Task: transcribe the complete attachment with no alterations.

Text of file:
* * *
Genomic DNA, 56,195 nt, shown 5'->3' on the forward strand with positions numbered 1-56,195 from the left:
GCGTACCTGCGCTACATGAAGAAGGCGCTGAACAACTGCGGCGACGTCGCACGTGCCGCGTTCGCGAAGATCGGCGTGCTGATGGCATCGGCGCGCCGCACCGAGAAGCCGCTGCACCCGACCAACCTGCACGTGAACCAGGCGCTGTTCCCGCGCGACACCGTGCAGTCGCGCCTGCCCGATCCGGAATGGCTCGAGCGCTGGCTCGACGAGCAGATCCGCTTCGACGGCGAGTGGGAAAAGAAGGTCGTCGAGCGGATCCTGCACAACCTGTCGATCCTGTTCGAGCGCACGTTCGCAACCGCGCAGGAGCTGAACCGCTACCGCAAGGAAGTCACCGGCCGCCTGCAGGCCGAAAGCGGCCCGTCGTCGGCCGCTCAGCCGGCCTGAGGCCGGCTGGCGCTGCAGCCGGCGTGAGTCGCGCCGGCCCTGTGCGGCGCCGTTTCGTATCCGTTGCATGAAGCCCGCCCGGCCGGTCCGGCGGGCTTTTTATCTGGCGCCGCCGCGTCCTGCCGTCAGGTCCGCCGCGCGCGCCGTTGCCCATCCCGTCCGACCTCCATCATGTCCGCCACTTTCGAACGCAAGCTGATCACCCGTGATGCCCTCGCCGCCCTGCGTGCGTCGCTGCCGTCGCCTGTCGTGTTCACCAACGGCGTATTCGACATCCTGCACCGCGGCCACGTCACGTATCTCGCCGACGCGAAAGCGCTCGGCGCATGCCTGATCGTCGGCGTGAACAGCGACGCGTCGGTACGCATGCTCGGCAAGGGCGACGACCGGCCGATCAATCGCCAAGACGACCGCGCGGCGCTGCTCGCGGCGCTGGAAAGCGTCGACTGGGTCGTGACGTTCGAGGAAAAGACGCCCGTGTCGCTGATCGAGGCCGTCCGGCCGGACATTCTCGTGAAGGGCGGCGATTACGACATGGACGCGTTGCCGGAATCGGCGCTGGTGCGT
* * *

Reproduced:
Genomic DNA, 56,195 nt, shown 5'->3' on the forward strand with positions numbered 1-56,195 from the left:
GCGTACCTGCGCTACATGAAGAAGGCGCTGAACAACTGCGGCGACGTCGCACGTGCCGCGTTCGCGAAGATCGGCGTGCTGATGGCATCGGCGCGCCGCACCGAGAAGCCGCTGCACCCGACCAACCTGCACGTGAACCAGGCGCTGTTCCCGCGCGACACCGTGCAGTCGCGCCTGCCCGATCCGGAATGGCTCGAGCGCTGGCTCGACGAGCAGATCCGCTTCGACGGCGAGTGGGAAAAGAAGGTCGTCGAGCGGATCCTGCACAACCTGTCGATCCTGTTCGAGCGCACGTTCGCAACCGCGCAGGAGCTGAACCGCTACCGCAAGGAAGTCACCGGCCGCCTGCAGGCCGAAAGCGGCCCGTCGTCGGCCGCTCAGCCGGCCTGAGGCCGGCTGGCGCTGCAGCCGGCGTGAGTCGCGCCGGCCCTGTGCGGCGCCGTTTCGTATCCGTTGCATGAAGCCCGCCCGGCCGGTCCGGCGGGCTTTTTATCTGGCGCCGCCGCGTCCTGCCGTCAGGTCCGCCGCGCGCGCCGTTGCCCATCCCGTCCGACCTCCATCATGTCCGCCACTTTCGAACGCAAGCTGATCACCCGTGATGCCCTCGCCGCCCTGCGTGCGTCGCTGCCGTCGCCTGTCGTGTTCACCAACGGCGTATTCGACATCCTGCACCGCGGCCACGTCACGTATCTCGCCGACGCGAAAGCGCTCGGCGCATGCCTGATCGTCGGCGTGAACAGCGACGCGTCGGTACGCATGCTCGGCAAGGGCGACGACCGGCCGATCAATCGCCAAGACGACCGCGCGGCGCTGCTCGCGGCGCTGGAAAGCGTCGACTGGGTCGTGACGTTCGAGGAAAAGACGCCCGTGTCGCTGATCGAGGCCGTCCGGCCGGACATTCTCGTGAAGGGCGGCGATTACGACATGGACGCGTTGCCGGAATCGGCGCTGGTGCGT